Prepare for Varied Temperatures

No matter where you’re traveling, it’s a good idea to pack some layers in your carry-on bag so you can be prepared for any temperature, since train cars don’t necessarily go along with the outside temperatures.

Take Breaks at Rest Stops

As your train makes its way to your destination, it’s going to make several stops. But not all of them are actually rest stops. Some are just stops where the train is picking up more passengers and then immediately departing. So check the schedule so you can know where it’s safe to get off and stretch your legs a bit.

Map the Trip from Station to Hotel

Many train stations are located in downtown areas. So you can potentially make it to your hotel or meeting spot quickly. But it’s still a good idea to map it out before you get there so you know if it’s possible to walk or if you need a taxi or public transportation.

The 3 Essential Ingredients for Cooking Up Transit That People Want to Ride

Streetsblog USA via California Rail News

Speed. Routes should be direct, instead of cutting labyrinthine paths across a city. Fare payment needs to be fast and easy, via off-board fare collection or tap-and-go entry at every door. Transit can’t get bogged down in traffic, either, so features like dedicated space on the street and priority at traffic lights are needed to keep things moving.
Frequency and Reliability. People won’t ride transit if they can’t depend on it…
Walkability and Accessibility. Transit works best when people can walk to it. That means both concentrating transit in compact, walkable places, and making it easier to walk to transit in places where pedestrian infrastructure is lacking…
On the Dublin buses you can pay your fare with a tap card. Passengers can walk past the farebox next to the driver to tap the card reader and not wait behind cash paying riders to dig out their money.

Indianapolis 500 versus Monte Carlo Grand Prix: Train to the Race

Yes as far as the races: Indianaplis 500 and Monaco Grand Prix; there are a lot of differeces. We won’t try and appear intelligent; let’s conclude they are HUGE spectator events that happen every May.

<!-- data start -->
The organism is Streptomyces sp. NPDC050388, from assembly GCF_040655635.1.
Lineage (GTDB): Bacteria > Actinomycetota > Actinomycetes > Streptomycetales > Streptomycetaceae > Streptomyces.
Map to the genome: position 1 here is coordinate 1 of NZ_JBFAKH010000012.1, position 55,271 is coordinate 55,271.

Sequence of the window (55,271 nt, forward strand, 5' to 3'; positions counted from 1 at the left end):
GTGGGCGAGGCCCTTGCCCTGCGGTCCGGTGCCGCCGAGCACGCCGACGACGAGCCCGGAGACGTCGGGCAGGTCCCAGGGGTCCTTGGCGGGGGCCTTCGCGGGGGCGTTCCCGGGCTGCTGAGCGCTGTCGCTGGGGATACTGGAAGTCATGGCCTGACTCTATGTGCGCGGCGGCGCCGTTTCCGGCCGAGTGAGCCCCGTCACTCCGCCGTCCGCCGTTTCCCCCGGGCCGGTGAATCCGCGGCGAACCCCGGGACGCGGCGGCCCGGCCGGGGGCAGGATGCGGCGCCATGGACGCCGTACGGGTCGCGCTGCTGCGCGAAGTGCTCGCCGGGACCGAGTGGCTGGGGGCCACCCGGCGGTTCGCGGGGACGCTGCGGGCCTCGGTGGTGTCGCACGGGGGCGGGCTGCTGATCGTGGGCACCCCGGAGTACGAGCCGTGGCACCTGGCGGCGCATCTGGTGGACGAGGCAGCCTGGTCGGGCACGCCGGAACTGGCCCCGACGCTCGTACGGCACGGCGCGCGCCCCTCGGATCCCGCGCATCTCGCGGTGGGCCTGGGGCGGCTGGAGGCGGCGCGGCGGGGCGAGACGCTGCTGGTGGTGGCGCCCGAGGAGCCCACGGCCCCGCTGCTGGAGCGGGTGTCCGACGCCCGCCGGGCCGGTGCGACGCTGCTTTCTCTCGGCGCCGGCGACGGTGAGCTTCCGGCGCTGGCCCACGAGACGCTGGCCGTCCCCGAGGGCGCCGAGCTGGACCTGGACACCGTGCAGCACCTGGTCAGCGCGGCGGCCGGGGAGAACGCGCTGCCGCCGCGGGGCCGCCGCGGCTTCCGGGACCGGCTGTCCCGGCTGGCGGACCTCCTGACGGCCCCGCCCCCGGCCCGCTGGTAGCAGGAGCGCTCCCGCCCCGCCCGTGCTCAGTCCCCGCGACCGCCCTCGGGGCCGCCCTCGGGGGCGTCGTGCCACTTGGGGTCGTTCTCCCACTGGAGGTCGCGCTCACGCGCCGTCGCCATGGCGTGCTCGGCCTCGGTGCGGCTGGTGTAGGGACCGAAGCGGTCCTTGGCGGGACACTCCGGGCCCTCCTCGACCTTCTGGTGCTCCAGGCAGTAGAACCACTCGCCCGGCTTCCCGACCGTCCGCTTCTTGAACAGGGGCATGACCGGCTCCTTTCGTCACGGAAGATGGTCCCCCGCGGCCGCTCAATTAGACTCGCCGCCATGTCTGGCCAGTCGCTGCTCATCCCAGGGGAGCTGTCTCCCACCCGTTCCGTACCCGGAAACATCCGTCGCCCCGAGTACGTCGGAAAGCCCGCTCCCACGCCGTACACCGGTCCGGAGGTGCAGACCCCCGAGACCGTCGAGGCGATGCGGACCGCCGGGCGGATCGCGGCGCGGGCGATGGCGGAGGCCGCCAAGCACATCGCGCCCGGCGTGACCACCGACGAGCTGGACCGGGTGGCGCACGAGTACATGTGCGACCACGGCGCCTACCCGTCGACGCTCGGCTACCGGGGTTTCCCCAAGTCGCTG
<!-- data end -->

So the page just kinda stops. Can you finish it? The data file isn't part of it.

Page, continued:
In 1911, The Peoria & Eastern  Railway will convey about 70,000 to the Indianapolis Speedway.  1963 The Peoria & Eastern runs the last of its “500” specials. The trains are profitable, but do not fit into the company’s long-range plans.

Beginning in 1929, the Grand Prix of Monaco is also a really huge event.  Compare to Monaco F-1 Grand Prix held end of May. SNCF (French National Railways) runs through Monaco over a high speed electrified line from French Riviera to Italy. Most trains are eight car Alstom-manufactured trainsets. Four of these are owned by the Principality of Monaco and painted royal colors of red and white with royal crest. Limited roads into Monaco and very limited parking. Frequent busses run in two and three sections. The course of the race has been modified over the years, but the current route from the beach to the casino used to be a tramway route.

See our WebSite on the Peoria & Eastern Raiway.




BrightLine Testng Trains In State Park

All Aboard Florida’s Brightline is testing its BrightBlue train on a 3-mile stretch of track in Jonathan Dickinson State Park, the company said Thursday.

A Palm Beach Post reporter spotted the train, named for the color of its passenger cars, traveling north near the area of County Line Road in Tequesta Thursday afternoon.

A company official said the park offers a section of track that does not have any rail crossings. The testing plan has been approved by the Federal Railroad Administration, she said.

In recent weeks, Brightline has also tested the BrightBlue train along a 9-mile-stretch of track that runs between Park Place in West Palm Beach and Central Boulevard in Lantana. That section has multiple rail crossings.

Brightline last month launched a safety campaign designed to warn students and those living near the FEC corridor about the dangers of walking along train tracks.

The company has asked cities along the route to help promote the campaign, part of a national program called Operation Lifesaver, which is designed to reduce collisions, fatalities and injuries at highway-rail crossings and prevent trespassing on or near railroad tracks.

Brightline has said it will start “pre-season” service between West Palm Beach and Fort Lauderdale in late July. Service between West Palm Beach and Miami is expected to begin in August.

A grand opening of the rail project is planned for mid-September, the company has said.